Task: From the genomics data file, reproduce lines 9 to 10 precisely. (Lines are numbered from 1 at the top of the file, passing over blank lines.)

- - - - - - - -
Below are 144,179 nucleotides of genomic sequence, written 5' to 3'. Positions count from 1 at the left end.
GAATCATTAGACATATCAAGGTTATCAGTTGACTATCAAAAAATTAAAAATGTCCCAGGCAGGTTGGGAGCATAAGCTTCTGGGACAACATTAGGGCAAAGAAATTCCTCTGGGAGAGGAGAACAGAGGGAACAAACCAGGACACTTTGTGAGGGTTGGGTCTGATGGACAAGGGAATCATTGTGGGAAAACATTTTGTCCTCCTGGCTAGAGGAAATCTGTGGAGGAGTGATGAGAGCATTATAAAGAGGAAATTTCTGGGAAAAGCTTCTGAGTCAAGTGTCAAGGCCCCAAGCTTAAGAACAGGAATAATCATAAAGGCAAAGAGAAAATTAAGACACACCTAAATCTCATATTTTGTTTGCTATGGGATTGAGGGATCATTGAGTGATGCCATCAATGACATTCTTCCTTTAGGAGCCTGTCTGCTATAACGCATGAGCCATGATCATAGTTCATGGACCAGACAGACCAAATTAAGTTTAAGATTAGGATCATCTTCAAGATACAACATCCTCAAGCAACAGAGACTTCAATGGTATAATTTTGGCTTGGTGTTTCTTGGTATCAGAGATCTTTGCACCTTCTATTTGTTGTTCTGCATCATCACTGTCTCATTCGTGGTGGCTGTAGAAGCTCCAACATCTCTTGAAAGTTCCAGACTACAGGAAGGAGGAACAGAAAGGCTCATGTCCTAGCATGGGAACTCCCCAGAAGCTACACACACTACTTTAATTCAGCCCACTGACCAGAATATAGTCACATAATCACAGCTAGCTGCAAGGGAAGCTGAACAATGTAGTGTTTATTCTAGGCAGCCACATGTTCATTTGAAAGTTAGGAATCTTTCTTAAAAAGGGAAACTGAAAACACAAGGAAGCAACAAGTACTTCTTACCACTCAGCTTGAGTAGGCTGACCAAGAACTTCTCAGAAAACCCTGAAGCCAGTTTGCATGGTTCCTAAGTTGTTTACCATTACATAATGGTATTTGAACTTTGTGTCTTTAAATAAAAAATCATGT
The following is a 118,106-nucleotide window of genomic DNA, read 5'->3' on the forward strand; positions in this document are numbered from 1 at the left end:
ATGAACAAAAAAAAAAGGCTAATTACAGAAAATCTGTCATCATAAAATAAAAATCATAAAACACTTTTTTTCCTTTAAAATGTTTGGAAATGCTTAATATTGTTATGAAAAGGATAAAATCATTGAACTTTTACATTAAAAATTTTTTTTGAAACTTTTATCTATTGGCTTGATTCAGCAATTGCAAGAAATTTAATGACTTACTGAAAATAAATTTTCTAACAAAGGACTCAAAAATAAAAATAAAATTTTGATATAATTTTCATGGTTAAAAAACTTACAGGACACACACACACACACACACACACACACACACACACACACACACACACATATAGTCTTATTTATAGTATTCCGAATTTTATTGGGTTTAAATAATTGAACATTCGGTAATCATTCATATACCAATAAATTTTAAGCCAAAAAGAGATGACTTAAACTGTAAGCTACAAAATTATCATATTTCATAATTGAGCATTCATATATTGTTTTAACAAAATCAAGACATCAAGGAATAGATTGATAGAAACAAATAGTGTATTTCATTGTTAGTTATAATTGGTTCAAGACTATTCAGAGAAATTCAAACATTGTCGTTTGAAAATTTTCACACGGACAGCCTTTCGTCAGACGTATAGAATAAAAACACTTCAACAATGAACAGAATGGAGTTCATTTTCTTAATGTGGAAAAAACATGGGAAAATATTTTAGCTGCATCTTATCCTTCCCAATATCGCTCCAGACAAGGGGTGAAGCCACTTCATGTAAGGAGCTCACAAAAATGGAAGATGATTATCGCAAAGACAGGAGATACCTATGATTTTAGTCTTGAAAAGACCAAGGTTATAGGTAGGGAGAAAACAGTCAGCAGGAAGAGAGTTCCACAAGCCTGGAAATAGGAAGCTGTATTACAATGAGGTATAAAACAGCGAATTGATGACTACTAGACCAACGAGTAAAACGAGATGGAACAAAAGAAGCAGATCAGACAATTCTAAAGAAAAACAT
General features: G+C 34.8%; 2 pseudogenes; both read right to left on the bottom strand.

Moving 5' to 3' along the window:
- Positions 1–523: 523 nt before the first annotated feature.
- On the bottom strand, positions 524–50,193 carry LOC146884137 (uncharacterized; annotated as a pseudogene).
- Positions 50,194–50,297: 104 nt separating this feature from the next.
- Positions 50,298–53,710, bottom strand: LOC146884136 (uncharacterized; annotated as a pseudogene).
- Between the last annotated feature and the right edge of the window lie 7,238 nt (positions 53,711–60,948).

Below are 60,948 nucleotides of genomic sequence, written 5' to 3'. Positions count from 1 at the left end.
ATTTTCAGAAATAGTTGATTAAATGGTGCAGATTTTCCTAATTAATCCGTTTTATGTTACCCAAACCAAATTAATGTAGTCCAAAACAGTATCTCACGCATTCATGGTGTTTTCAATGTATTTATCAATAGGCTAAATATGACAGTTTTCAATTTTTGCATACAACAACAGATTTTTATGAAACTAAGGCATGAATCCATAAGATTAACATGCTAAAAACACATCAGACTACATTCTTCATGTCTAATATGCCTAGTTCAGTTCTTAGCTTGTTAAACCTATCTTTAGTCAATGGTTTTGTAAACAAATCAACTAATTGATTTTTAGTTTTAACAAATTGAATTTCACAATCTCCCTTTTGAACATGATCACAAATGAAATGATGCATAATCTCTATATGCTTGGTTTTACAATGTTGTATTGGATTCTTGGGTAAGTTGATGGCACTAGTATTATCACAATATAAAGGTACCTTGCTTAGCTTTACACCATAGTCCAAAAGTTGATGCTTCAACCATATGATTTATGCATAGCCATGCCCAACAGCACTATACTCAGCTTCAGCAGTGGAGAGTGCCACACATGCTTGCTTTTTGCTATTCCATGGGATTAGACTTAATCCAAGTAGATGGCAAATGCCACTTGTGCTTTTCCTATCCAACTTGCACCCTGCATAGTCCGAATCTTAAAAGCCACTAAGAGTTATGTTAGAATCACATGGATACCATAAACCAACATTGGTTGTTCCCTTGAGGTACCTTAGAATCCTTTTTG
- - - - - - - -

- Positions 50,194–50,297: 104 nt separating this feature from the next.
- Positions 50,298–53,710, bottom strand: LOC146884136 (uncharacterized; annotated as a pseudogene).